Teaching With Student Texts
260 pages, 6 x 9
Paperback
Release Date:15 Dec 2010
ISBN:9780874217858
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Teaching With Student Texts

Essays Toward an Informed Practice

Utah State University Press

Harris, Miles and Paine ask:  What happens when the texts that students write become the focus of a writing course? In response, a distinguished group of scholar/teachers suggests that teaching with students texts is not simply a classroom technique, but a way of working with writing that defines composition as a field.

In Teaching with Student Texts, authors discuss ways of revaluing student writing as intellectual work, of circulating student texts in the classroom and beyond, and of changing our classroom practices by bringing student writings to the table. Together, these essays articulate a variety of ways that student texts can take a central place in classroom work and can, in the process, redefine the ways our field talks about writing.

Teaching with Student Texts offers new perspectives, insights, and approaches to working with and thinking about student texts and representations of student writing. Equally important, it also opens new questions and opportunities for exploration about intersections and divergences among the ways that instructors work with student texts – in individual programs and across programs and institutions. It is a rich, useful, and provocative book.

Linda Adler-Kassner, University of California, Santa Barbara; author of The Activist WPA, winner of the 2010 CWPA Best Book Award

The new teacher enters the writing classroom, assignment in hand. What happens next? Teaching with Student Texts understands both the drama and the stakes of this moment, where so much depends on what role students are asked to play in the educational process. Prominent members of the field and new voices alike are represented in this compelling collection of essays, each showing how to make the student text the center of the writing classroom. The editors know that a quiet revolution is set in motion when the focus of instruction shifts from professional writing to student writing. Readers of this volume are invited to join in the work of teaching the arts of thoughtful engagement with the world and its challenges.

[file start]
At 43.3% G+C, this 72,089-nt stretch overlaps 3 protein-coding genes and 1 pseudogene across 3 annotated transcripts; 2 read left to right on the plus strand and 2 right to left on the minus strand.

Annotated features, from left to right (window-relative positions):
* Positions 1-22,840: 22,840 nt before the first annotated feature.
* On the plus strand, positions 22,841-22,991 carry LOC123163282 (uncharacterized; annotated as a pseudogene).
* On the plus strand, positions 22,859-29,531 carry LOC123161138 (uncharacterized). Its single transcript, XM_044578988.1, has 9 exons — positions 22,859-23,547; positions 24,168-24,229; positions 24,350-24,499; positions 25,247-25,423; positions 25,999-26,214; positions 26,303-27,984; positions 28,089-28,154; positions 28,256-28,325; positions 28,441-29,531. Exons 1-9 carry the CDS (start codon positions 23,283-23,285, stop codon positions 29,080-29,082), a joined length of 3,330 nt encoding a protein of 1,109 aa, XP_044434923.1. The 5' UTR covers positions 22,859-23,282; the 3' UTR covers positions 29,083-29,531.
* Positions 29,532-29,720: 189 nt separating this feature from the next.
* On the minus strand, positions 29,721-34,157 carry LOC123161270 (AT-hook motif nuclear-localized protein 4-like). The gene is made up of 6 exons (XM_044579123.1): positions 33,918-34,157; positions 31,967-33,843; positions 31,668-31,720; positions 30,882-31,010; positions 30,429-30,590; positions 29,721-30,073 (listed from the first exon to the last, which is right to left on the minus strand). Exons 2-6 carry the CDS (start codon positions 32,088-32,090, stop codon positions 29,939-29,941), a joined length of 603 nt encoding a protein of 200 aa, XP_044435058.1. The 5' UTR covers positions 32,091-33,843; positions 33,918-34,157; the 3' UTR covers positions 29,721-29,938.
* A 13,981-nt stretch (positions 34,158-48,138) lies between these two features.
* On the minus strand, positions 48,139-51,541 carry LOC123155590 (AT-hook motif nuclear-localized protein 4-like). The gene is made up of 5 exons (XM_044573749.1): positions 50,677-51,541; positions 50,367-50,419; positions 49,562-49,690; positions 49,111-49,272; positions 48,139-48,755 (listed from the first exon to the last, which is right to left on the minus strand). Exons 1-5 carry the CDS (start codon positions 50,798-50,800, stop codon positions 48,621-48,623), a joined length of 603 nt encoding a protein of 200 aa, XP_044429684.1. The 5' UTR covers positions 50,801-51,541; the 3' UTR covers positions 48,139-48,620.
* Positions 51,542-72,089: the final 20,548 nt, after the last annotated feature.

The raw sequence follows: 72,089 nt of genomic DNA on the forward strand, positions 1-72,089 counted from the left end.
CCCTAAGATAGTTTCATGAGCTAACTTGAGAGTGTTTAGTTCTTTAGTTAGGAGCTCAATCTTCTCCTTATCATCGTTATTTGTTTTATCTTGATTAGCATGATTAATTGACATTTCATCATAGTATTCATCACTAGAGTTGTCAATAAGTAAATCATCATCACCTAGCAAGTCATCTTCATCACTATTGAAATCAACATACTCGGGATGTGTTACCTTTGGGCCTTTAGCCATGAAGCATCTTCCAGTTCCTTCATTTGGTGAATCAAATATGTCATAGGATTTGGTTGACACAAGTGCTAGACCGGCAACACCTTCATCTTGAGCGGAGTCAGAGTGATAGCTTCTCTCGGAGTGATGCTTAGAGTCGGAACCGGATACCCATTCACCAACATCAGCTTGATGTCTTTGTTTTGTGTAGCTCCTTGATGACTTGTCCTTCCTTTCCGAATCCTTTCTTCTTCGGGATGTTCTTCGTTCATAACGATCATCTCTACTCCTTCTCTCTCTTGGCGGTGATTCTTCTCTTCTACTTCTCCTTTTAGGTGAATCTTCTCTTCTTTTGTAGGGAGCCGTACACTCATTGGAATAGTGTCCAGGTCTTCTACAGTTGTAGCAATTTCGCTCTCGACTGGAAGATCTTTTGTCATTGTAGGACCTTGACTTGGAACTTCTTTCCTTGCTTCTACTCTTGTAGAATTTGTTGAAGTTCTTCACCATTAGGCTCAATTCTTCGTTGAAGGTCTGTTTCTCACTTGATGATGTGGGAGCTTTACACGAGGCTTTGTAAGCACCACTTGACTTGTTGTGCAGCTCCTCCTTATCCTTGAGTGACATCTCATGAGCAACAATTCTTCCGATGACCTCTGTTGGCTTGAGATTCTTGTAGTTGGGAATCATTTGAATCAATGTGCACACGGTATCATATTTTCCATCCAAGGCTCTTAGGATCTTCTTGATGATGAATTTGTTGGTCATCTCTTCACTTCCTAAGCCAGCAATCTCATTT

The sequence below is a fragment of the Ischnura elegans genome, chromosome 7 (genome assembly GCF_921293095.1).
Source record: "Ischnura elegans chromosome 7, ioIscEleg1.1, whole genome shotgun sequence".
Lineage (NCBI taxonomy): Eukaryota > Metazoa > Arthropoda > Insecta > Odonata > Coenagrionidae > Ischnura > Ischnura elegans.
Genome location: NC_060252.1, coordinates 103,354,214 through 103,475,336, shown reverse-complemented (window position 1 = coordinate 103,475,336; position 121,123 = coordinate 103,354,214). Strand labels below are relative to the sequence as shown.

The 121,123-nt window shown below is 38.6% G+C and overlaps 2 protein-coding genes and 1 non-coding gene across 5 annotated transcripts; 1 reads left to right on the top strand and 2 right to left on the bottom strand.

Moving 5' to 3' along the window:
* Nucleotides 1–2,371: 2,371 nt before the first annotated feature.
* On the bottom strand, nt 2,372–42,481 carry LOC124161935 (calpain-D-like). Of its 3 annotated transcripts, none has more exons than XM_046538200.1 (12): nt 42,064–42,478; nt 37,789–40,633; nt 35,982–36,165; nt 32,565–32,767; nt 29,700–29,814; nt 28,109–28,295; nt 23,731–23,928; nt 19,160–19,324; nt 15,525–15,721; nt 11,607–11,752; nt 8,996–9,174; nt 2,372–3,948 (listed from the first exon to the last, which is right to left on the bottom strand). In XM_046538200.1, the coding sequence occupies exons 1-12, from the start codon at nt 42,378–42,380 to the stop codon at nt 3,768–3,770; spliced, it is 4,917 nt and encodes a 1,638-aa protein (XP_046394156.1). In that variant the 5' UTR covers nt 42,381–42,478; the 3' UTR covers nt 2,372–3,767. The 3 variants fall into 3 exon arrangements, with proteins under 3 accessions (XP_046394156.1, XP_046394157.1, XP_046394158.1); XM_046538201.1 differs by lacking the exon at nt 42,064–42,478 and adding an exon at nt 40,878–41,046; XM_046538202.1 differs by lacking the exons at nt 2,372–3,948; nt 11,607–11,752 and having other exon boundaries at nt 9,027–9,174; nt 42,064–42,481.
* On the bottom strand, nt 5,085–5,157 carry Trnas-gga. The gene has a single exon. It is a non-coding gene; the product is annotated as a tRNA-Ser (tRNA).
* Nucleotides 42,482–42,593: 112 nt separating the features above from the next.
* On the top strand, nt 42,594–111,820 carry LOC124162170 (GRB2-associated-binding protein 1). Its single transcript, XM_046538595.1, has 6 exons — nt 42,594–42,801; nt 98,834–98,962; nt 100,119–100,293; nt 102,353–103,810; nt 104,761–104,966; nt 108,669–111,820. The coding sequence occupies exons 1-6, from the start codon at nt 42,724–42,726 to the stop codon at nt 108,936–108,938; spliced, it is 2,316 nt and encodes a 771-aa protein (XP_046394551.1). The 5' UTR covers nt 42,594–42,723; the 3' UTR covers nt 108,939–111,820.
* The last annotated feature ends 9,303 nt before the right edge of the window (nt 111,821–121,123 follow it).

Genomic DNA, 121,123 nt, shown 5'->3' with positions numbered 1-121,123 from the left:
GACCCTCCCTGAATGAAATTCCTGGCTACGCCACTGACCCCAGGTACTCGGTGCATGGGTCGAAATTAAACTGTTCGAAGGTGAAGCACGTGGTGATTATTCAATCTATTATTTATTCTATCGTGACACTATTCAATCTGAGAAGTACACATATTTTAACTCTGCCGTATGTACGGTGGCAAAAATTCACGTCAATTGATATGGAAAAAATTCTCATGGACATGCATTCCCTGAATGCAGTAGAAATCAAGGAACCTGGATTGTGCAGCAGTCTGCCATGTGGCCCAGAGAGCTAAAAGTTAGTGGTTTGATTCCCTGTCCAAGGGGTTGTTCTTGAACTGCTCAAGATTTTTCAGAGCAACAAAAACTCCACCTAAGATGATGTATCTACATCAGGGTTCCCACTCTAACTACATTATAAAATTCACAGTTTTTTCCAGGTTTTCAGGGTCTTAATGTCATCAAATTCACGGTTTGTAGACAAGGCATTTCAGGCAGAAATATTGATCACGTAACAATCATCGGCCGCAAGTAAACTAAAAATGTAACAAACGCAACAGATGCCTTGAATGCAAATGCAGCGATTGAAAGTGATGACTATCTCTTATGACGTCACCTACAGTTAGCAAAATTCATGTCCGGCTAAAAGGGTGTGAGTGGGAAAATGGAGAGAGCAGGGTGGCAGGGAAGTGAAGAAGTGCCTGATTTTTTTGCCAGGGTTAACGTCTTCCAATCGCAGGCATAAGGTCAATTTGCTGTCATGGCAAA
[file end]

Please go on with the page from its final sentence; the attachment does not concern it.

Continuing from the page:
Richard E. Miller, Rutgers University, author of Writing at the End of the World

The idea that working with student writing defines what happens in composition classrooms may seem so axiomatic that it’s hardly worth mentioning. But this is why Teaching with Student Texts is so valuable. It turns out, as the various contributors show, there is quite a bit to say about working with student writing—to give examples of how to do it, certainly, but as a way to explore what it means to value student writing as an intellectual practice and intellectual resource. This thoughtful attention to teaching with student texts is the book’s platform, and, to my mind, its inquiries set a new standard of informed practice.

John Trimbur, Emerson College; author of The Call to Write

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